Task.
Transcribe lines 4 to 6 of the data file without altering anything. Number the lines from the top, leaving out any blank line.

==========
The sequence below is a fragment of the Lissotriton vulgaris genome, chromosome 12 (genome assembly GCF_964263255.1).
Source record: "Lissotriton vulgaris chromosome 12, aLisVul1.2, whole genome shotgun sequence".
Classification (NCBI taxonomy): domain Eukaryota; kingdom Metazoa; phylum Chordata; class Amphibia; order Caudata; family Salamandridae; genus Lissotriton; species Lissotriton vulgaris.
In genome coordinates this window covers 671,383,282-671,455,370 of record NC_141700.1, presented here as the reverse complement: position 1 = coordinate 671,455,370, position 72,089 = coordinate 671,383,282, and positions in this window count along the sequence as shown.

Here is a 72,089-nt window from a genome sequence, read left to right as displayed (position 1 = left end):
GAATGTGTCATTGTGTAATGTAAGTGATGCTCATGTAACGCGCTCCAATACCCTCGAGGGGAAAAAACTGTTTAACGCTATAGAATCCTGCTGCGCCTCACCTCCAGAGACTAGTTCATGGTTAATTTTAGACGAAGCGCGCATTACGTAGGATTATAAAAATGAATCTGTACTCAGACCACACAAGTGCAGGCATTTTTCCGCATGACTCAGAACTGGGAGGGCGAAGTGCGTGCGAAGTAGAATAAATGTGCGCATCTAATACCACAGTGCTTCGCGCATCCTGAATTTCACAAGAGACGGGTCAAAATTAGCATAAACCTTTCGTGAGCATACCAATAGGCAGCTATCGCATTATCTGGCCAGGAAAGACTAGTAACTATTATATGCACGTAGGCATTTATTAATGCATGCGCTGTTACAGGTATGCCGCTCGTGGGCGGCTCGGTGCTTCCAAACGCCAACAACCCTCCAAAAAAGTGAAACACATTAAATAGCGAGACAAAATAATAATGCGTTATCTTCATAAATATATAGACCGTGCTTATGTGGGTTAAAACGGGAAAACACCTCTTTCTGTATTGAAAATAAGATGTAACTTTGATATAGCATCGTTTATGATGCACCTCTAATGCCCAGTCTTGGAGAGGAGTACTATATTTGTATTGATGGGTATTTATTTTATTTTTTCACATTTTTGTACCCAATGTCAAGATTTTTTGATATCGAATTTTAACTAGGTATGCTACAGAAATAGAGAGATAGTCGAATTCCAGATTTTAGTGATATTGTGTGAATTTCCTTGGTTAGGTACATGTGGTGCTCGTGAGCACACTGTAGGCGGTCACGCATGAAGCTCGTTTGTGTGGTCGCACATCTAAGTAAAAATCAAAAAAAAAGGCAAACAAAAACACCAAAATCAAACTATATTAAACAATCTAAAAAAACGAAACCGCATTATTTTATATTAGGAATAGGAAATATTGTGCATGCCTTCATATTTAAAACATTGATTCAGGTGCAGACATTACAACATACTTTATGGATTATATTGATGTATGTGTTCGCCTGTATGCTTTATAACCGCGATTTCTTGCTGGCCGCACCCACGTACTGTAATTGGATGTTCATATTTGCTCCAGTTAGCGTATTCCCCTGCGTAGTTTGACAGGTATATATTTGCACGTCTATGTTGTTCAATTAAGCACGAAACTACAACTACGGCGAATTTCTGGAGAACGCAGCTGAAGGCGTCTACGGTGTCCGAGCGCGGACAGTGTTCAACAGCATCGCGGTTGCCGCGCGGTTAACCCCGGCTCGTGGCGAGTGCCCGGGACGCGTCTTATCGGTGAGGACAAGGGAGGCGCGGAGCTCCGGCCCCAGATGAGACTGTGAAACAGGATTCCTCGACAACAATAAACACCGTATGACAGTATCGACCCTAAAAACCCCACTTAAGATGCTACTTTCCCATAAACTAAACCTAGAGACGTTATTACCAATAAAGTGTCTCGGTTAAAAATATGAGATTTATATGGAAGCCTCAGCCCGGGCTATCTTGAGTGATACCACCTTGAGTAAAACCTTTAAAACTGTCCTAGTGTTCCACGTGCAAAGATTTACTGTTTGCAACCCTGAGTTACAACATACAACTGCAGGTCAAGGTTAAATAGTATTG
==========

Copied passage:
In genome coordinates this window covers 671,383,282-671,455,370 of record NC_141700.1, presented here as the reverse complement: position 1 = coordinate 671,455,370, position 72,089 = coordinate 671,383,282, and positions in this window count along the sequence as shown.

Here is a 72,089-nt window from a genome sequence, read left to right as displayed (position 1 = left end):
GAATGTGTCATTGTGTAATGTAAGTGATGCTCATGTAACGCGCTCCAATACCCTCGAGGGGAAAAAACTGTTTAACGCTATAGAATCCTGCTGCGCCTCACCTCCAGAGACTAGTTCATGGTTAATTTTAGACGAAGCGCGCATTACGTAGGATTATAAAAATGAATCTGTACTCAGACCACACAAGTGCAGGCATTTTTCCGCATGACTCAGAACTGGGAGGGCGAAGTGCGTGCGAAGTAGAATAAATGTGCGCATCTAATACCACAGTGCTTCGCGCATCCTGAATTTCACAAGAGACGGGTCAAAATTAGCATAAACCTTTCGTGAGCATACCAATAGGCAGCTATCGCATTATCTGGCCAGGAAAGACTAGTAACTATTATATGCACGTAGGCATTTATTAATGCATGCGCTGTTACAGGTATGCCGCTCGTGGGCGGCTCGGTGCTTCCAAACGCCAACAACCCTCCAAAAAAGTGAAACACATTAAATAGCGAGACAAAATAATAATGCGTTATCTTCATAAATATATAGACCGTGCTTATGTGGGTTAAAACGGGAAAACACCTCTTTCTGTATTGAAAATAAGATGTAACTTTGATATAGCATCGTTTATGATGCACCTCTAATGCCCAGTCTTGGAGAGGAGTACTATATTTGTATTGATGGGTATTTATTTTATTTTTTCACATTTTTGTACCCAATGTCAAGATTTTTTGATATCGAATTTTAACTAGGTATGCTACAGAAATAGAGAGATAGTCGAATTCCAGATTTTAGTGATATTGTGTGAATTTCCTTGGTTAGGTACATGTGGTGCTCGTGAGCACACTGTAGGCGGTCACGCATGAAGCTCGTTTGTGTGGTCGCACATCTAAGTAAAAATCAAAAAAAAAGGCAAACAAAAACACCAAAATCAAACTATATTAAACAATCTAAAAAAACGAAACCGCATTATTTTATATTAGGAATAGGAAATATTGTGCATGCCTTCATATTTAAAACATTGATTCAGGTGCAGACATTACAACATACTTTATGGATTATATTGATGTATGTGTTCGCCTGTATGCTTTATAACCGCGATTTCTTGCTGGCCGCACCCACGTACTGTAATTGGATGTTCATATTTGCTCCAGTTAGCGTATTCCCCTGCGTAGTTTGACAGGTATATATTTGCACGTCTATGTTGTTCAATTAAGCACGAAACTACAACTACGGCGAATTTCTGGAGAACGCAGCTGAAGGCGTCTACGGTGTCCGAGCGCGGACAGTGTTCAACAGCATCGCGGTTGCCGCGCGGTTAACCCCGGCTCGTGGCGAGTGCCCGGGACGCGTCTTATCGGTGAGGACAAGGGAGGCGCGGAGCTCCGGCCCCAGATGAGACTGTGAAACAGGATTCCTCGACAACAATAAACACCGTATGACAGTATCGACCCTAAAAACCCCACTTAAGATGCTACTTTCCCATAAACTAAACCTAGAGACGTTATTACCAATAAAGTGTCTCGGTTAAAAATATGAGATTTATATGGAAGCCTCAGCCCGGGCTATCTTGAGTGATACCACCTTGAGTAAAACCTTTAAAACTGTCCTAGTGTTCCACGTGCAAAGATTTACTGTTTGCAACCCTGAGTTACAACATACAACTGCAGGTCAAGGTTAAATAGTATTG